It isn’t easy doing business in India, but the good news is that it is getting easier. Over the last several years, India has taken steps to encourage manufacturing and imports, including setting up Make in India with major new initiatives designed to protect intellectual property, facilitate investment, promote innovation, and build world class, reliable manufacturing infrastructure. In addition, here are some of the most important actions the country has taken to improve the business climate, as well as some things to watch out for.
A single portal that provides access to 14 government services, eBiz simplifies obtaining permits and licenses for such things as employer registration, certificates of incorporation, tax ID numbers and even currency transfers.
The 2015 amendment to the Companies Act had several important provisions that make doing business in India easier, including removal of the 100,000 rupees (approximately $1500) minimum paid up share requirement for private companies and 500,000 rupees (about $7,500) for public companies. It also added penalties for taking “public deposits” or defaulting on certain loans and put in place important reforms for company boards.
The regulation also requires that all companies incorporated in India, even if a subsidiary of a foreign company, must spend 2 percent of the average net profit on actions that reduce poverty, or improve education, health care, gender equality, environmental sustainability or vocational training. This requirement applies even to relatively small companies.
The Delhi-Mumbai Industrial Corridor is a major infrastructure project costing $90 billion. Using expertise from Japan and Korea, the country will create eight industrial zones. In addition, the country has established 14 industrial zones dedicated to manufacturing, with more in the planning stages.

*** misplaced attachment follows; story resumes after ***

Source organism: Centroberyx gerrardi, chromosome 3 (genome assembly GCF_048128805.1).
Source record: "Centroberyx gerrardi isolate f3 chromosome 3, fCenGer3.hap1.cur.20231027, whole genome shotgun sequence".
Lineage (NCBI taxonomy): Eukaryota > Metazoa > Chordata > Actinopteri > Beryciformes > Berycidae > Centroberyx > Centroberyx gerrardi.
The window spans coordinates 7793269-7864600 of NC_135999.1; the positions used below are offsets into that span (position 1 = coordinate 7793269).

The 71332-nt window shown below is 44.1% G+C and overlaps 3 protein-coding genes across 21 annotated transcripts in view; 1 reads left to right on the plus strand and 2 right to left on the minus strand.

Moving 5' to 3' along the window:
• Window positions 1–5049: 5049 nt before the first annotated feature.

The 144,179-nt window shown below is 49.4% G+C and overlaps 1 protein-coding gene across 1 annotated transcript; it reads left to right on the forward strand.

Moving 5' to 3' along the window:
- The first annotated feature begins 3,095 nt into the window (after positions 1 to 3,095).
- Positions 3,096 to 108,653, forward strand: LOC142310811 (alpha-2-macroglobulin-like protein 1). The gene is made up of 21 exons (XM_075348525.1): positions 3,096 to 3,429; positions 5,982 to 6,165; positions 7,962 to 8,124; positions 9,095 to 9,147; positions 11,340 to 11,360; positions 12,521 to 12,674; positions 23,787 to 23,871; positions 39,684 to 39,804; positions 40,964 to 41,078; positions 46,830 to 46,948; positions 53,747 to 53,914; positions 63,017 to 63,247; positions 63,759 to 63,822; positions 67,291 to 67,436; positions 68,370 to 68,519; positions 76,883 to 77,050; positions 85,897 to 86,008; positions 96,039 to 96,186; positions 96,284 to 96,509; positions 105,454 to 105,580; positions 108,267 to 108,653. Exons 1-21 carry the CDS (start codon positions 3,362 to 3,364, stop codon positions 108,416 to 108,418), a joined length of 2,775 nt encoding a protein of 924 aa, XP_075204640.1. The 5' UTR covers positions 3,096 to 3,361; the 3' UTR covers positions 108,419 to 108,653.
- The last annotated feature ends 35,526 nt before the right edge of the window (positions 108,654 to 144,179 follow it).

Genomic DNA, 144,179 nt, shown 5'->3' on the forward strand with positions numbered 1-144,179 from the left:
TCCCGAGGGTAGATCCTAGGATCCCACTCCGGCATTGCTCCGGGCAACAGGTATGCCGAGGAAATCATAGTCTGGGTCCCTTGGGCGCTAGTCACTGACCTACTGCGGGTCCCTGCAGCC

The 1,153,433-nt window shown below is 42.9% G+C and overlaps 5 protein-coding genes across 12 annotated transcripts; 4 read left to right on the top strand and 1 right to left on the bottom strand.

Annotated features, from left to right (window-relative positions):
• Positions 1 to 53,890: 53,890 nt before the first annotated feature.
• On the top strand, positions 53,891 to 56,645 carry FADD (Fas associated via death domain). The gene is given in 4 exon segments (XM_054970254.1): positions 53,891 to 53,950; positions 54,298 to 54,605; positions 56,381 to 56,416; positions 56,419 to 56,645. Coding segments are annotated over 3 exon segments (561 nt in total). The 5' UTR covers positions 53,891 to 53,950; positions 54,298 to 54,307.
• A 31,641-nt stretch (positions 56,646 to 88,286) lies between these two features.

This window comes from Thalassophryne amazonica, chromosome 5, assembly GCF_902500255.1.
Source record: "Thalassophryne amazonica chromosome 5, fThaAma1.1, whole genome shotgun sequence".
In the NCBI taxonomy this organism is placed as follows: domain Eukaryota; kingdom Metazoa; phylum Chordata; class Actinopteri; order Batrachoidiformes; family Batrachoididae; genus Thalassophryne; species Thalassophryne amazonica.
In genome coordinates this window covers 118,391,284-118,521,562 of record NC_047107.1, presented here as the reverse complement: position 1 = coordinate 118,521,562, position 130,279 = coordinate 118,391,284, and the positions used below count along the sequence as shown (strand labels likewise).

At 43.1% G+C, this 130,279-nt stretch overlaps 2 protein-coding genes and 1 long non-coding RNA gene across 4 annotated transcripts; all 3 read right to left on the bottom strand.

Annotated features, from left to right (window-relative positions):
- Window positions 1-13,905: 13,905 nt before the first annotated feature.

Setting up shop and doing business in India is a complicated process requiring multiple permits and licenses. The laws are complex and change frequently, so it’s relatively easy to run into trouble. In fact, the World Bank Group ranked India at number 130 out of 189 economies for ease of doing business. Here are a few reasons why.
The Special Valuation Branch’s role is to evaluated imports between related parties. Sometimes when there is a relationship between companies, goods move at a lower price than they would in a standard commercial transaction. The SVB monitors this type of transaction, comparing invoice pricing against standards maintained in extensive ledgers. If prices are lower than the standard in the register, the SVB has the authority to add additional duties to match the amount that a standard transaction would have netted.
The SVB considers parties related in eight circumstances:
The extra duty deposit (EDD) charged in these circumstances may be substantial, and the appeals process is complicated and sometimes goes on for four years or more.
The Harmonized System (HS) is a classification of goods published by the World Customs organization. Most countries use it to classify goods for import. The India Trade Classification (ITC), while built on the HS, has additional complexity. To begin with, ITC codes have eight characters rather than the six in the HS, for additional specificity. There are also two schedules: one each for import and export duties. The complexities of the ITC make classification of goods challenging for many companies.
Doing business in India, especially importing, exporting or transferring materials between sites, is complicated. The smooth flow of goods requires familiarity with the details of literally hundreds of national, regional and local regulations, each requiring specific legal forms and other paperwork. Any misstep can result in fines or seizure of goods, which can tie up the unwary business for months or years.
Given the stakes and the complexity, it makes sense to rely on a partner such as Flash Global with a local presence and years of experience in the country.